I am an associate professor of comparative politics in the Department of Government at Harvard University, where I am also an affiliated faculty member at the Weatherhead Center for International Affairs, Reischauer Institute of Japanese Studies, Minda de Gunzburg Center for European Studies, Program on US-Japan Relations, and Institute for Quantitative Social Science.
My research interests cover a broad range of topics in comparative politics, comparative political economy, political behavior, and historical political development. A core substantive focus of my research and teaching is political representation in democracies, especially how institutions such as electoral systems affect voting behavior and the demographic backgrounds and behavior of political elites. I am also an expert on Japanese politics, and co-organize the Japanese Politics Online Seminar Series (JPOSS), in addition to co-editing the Japan Decides election series.
My first book, Dynasties and Democracy (Stanford University Press, 2018), introduces a comparative theory to explain the persistence of political dynasties in democracies, and why they are only now beginning to wane in Japan. The book examines the advantages that members of dynasties reap throughout their political careers—from candidate selection, to election, to promotion into higher offices—and provides lessons from Japan for other democracies around the world seeking to widen democratic representation beyond a limited number of elite families.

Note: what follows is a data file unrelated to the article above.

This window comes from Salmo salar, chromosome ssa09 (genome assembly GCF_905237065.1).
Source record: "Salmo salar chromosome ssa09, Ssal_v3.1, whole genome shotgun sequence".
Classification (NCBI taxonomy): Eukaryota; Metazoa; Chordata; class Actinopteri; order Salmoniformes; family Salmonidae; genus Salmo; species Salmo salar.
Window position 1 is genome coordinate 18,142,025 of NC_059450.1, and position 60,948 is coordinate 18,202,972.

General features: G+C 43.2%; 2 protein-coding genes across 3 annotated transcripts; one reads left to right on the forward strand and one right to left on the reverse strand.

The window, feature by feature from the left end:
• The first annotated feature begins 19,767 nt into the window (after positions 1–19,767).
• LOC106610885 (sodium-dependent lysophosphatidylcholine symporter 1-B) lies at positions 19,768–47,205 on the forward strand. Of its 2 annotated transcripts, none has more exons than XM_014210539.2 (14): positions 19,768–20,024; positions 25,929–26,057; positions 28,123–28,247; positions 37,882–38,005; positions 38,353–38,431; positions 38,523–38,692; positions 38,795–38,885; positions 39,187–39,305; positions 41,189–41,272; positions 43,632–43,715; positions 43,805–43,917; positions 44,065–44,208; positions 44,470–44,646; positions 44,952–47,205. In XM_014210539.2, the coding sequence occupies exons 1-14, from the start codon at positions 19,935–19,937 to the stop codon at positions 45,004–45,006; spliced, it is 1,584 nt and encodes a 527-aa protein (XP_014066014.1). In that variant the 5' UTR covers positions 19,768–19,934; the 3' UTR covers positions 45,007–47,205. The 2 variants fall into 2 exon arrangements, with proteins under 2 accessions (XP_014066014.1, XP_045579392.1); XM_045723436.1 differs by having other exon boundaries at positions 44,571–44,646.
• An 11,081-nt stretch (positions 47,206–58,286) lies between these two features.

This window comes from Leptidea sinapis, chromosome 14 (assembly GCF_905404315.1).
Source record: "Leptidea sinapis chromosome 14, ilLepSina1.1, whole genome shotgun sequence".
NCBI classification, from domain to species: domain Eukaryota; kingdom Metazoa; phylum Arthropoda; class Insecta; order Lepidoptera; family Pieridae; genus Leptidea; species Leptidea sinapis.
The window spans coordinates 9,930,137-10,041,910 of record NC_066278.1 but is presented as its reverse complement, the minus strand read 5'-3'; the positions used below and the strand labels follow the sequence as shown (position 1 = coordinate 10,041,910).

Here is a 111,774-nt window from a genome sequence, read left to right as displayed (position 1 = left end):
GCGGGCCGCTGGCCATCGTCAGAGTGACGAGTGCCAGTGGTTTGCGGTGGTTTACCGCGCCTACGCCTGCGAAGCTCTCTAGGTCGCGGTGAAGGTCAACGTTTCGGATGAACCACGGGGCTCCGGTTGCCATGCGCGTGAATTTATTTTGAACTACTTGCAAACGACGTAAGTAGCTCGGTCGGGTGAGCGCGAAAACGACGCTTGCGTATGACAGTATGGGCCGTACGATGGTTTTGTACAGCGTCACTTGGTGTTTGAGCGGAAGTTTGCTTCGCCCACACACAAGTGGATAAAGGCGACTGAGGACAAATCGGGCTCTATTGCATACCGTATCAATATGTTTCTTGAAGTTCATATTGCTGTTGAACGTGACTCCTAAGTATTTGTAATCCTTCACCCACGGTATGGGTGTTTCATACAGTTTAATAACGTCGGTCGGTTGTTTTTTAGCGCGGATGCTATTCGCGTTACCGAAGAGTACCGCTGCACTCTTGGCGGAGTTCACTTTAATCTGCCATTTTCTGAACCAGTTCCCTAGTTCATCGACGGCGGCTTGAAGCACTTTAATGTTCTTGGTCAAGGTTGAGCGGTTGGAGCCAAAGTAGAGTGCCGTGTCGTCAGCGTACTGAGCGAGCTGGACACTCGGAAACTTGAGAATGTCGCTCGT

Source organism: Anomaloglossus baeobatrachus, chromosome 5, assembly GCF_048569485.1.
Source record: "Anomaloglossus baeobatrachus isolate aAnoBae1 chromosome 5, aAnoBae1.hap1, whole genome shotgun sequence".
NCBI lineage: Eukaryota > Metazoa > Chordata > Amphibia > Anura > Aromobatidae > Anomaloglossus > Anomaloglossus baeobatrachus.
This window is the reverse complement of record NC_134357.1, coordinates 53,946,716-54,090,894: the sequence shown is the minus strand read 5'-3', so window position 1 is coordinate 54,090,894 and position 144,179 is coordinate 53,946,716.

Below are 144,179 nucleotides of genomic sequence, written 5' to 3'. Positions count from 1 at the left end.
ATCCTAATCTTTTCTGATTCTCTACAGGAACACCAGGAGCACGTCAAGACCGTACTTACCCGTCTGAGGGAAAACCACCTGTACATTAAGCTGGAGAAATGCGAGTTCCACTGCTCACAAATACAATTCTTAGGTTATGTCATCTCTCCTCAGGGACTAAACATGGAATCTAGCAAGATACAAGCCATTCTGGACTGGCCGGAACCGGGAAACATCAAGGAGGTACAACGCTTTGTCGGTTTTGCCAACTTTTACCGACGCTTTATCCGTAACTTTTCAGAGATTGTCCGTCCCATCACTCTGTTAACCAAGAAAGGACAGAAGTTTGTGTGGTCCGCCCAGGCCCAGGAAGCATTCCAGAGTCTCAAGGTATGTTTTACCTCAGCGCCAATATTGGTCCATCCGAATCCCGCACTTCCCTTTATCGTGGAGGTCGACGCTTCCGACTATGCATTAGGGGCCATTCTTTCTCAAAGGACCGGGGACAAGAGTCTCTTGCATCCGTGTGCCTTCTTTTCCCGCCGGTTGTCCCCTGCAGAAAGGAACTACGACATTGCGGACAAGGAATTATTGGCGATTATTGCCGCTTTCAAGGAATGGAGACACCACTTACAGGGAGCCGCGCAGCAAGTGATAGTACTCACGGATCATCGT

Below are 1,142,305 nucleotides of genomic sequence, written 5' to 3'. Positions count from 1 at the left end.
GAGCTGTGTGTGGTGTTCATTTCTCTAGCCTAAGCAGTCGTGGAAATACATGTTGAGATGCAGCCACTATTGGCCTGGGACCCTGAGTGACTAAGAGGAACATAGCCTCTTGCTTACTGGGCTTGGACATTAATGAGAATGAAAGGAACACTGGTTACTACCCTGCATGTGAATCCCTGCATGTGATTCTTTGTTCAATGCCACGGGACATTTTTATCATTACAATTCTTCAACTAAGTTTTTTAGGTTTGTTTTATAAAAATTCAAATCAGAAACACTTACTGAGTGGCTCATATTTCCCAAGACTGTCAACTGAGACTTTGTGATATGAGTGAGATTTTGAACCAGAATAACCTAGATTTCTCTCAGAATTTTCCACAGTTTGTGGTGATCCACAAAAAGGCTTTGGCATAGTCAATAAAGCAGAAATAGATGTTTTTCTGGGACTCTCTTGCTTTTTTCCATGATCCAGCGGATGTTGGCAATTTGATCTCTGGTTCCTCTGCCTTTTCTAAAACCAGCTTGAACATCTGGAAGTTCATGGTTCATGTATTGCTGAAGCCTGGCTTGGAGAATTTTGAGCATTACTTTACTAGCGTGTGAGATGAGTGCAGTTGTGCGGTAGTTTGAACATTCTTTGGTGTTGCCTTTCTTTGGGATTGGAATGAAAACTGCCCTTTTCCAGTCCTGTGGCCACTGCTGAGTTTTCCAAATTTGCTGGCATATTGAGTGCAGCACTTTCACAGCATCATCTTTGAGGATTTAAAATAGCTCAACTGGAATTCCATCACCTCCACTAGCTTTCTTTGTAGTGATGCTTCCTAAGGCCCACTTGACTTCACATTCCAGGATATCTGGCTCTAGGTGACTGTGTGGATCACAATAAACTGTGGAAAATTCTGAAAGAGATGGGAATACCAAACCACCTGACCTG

My research also appears in the American Political Science Review, The Journal of Politics, Comparative Political Studies, Political Analysis, and many other journals and edited volumes. My CV gives a complete record of my research and professional activities. Current working papers are available here.
I earned my MA (2009) and PhD (2012) in political science from the University of California, San Diego, and my BA (2005) in political science and Italian from the University of California, Los Angeles. From 2012 to 2013, I was a postdoctoral fellow at the Walter H. Shorenstein Asia-Pacific Research Center (APARC) at Stanford University.